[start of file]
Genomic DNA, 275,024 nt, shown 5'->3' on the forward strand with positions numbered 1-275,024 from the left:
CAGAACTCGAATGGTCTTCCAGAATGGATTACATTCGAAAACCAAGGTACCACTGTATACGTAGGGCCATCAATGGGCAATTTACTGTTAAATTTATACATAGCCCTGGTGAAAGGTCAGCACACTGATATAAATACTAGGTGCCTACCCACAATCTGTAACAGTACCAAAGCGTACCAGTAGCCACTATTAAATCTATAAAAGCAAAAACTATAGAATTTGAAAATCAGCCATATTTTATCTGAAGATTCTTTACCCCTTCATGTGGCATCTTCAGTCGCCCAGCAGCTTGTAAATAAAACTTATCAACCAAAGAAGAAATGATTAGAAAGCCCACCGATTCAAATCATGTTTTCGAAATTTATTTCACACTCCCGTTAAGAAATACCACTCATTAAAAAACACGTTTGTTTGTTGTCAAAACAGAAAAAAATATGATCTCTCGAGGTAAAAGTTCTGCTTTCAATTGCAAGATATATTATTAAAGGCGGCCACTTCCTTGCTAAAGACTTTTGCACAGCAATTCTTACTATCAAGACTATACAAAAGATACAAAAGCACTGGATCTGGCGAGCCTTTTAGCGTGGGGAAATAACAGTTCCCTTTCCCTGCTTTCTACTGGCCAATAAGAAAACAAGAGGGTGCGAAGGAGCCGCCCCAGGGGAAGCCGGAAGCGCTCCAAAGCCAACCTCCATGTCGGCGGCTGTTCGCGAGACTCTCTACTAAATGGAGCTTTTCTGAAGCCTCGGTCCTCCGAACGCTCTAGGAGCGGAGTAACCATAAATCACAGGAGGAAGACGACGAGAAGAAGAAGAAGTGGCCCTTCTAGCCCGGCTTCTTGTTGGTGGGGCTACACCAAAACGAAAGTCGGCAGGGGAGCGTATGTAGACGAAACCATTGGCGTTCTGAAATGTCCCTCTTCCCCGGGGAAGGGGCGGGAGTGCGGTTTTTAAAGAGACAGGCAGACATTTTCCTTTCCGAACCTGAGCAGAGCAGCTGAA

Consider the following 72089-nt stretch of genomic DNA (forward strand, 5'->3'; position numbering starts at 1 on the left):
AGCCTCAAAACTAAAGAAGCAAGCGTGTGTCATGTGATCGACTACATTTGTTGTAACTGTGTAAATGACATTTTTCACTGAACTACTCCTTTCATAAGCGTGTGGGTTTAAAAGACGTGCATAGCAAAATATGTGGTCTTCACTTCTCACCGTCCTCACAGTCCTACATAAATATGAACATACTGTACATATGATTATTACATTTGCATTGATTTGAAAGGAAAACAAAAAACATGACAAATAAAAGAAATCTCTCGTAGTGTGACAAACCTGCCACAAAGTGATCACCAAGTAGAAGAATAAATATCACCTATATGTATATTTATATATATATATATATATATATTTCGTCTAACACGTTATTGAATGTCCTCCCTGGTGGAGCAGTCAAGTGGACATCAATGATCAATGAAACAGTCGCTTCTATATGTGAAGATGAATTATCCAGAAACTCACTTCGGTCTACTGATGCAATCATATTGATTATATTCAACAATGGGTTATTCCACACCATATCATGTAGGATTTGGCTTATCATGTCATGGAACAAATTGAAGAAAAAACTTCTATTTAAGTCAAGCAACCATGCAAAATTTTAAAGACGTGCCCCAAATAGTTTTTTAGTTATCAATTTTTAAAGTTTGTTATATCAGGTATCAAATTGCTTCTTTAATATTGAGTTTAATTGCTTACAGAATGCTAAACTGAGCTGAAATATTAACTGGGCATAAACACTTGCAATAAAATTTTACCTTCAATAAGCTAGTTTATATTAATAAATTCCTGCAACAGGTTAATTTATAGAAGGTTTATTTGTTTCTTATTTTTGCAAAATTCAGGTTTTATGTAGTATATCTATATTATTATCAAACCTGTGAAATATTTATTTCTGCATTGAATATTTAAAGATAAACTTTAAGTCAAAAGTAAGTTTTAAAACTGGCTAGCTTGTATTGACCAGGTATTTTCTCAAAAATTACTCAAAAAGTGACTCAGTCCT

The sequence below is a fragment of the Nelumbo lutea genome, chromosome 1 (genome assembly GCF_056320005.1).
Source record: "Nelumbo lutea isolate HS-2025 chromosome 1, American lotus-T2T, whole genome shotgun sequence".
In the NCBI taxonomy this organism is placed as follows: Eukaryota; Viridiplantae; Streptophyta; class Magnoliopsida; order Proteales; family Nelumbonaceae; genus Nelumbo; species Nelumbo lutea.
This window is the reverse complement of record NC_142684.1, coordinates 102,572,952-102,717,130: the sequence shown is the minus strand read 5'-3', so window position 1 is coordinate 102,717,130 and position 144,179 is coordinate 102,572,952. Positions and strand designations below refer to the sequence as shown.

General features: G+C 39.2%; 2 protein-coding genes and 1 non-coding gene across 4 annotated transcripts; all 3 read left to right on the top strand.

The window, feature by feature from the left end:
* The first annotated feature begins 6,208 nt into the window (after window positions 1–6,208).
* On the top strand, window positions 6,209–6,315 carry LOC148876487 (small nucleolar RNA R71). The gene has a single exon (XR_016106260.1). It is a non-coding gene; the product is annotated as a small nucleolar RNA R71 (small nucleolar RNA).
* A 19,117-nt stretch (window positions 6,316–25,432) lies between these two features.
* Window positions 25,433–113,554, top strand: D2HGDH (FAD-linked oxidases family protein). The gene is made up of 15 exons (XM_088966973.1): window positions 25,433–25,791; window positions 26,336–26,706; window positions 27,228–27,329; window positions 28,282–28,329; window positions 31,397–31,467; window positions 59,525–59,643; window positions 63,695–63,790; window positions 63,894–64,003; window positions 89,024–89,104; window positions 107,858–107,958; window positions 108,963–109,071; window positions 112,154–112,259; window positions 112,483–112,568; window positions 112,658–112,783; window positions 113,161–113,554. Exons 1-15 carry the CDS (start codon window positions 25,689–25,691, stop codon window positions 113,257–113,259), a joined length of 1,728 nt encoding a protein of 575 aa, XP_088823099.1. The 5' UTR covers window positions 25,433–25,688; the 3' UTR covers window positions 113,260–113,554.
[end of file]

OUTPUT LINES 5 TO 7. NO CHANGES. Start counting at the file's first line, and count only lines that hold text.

The sequence below is a fragment of the Nelumbo lutea genome, chromosome 1 (genome assembly GCF_056320005.1).
Source record: "Nelumbo lutea isolate HS-2025 chromosome 1, American lotus-T2T, whole genome shotgun sequence".
In the NCBI taxonomy this organism is placed as follows: Eukaryota; Viridiplantae; Streptophyta; class Magnoliopsida; order Proteales; family Nelumbonaceae; genus Nelumbo; species Nelumbo lutea.